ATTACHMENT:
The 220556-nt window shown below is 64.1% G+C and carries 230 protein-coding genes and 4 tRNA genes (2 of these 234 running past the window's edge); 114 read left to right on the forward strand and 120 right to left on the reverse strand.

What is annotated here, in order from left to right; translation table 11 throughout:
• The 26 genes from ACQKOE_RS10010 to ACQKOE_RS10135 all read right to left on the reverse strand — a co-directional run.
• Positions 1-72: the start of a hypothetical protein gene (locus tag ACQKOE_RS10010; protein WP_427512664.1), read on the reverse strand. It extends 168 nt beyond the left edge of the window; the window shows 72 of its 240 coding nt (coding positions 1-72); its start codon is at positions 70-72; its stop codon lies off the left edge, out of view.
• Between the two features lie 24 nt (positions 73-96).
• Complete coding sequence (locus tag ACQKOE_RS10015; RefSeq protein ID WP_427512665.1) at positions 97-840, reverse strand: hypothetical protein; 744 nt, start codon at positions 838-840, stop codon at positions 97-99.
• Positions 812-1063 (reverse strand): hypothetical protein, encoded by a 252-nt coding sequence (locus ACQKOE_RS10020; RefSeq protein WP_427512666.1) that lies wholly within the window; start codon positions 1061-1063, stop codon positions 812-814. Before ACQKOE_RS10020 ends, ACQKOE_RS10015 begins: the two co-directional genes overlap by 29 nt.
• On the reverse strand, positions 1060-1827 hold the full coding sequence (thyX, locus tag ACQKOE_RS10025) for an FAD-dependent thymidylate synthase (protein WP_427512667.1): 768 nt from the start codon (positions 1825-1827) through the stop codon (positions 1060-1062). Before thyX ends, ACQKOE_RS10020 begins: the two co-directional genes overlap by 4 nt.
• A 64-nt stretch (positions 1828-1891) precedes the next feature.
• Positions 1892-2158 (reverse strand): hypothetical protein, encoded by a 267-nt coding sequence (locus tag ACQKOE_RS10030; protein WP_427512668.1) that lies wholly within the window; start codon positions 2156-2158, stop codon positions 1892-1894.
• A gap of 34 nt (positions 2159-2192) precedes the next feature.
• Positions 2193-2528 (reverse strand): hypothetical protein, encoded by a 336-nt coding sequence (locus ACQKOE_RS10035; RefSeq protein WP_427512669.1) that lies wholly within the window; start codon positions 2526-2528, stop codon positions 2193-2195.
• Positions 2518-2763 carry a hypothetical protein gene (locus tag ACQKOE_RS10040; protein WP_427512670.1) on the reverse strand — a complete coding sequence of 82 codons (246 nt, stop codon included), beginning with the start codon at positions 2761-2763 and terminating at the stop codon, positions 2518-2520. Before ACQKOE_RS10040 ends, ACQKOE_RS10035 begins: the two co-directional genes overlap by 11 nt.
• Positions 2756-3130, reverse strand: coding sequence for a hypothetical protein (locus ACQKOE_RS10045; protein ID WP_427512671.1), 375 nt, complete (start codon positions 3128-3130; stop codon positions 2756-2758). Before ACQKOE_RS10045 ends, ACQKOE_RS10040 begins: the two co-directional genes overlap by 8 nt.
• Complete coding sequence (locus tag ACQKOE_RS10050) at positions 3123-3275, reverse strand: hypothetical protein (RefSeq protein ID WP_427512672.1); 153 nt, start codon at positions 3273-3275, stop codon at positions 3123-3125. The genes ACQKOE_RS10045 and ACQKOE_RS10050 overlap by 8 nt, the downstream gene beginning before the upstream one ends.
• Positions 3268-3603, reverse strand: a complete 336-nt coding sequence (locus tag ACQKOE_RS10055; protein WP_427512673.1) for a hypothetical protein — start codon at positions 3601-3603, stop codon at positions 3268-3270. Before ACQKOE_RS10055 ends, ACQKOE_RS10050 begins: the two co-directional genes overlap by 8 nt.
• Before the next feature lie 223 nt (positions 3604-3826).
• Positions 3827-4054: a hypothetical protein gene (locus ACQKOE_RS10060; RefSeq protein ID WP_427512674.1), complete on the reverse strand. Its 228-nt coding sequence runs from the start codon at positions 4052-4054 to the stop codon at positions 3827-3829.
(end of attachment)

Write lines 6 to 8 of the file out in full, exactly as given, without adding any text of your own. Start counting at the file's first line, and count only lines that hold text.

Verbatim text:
• Complete coding sequence (locus tag ACQKOE_RS10015; RefSeq protein ID WP_427512665.1) at positions 97-840, reverse strand: hypothetical protein; 744 nt, start codon at positions 838-840, stop codon at positions 97-99.
• Positions 812-1063 (reverse strand): hypothetical protein, encoded by a 252-nt coding sequence (locus ACQKOE_RS10020; RefSeq protein WP_427512666.1) that lies wholly within the window; start codon positions 1061-1063, stop codon positions 812-814. Before ACQKOE_RS10020 ends, ACQKOE_RS10015 begins: the two co-directional genes overlap by 29 nt.
• On the reverse strand, positions 1060-1827 hold the full coding sequence (thyX, locus tag ACQKOE_RS10025) for an FAD-dependent thymidylate synthase (protein WP_427512667.1): 768 nt from the start codon (positions 1825-1827) through the stop codon (positions 1060-1062). Before thyX ends, ACQKOE_RS10020 begins: the two co-directional genes overlap by 4 nt.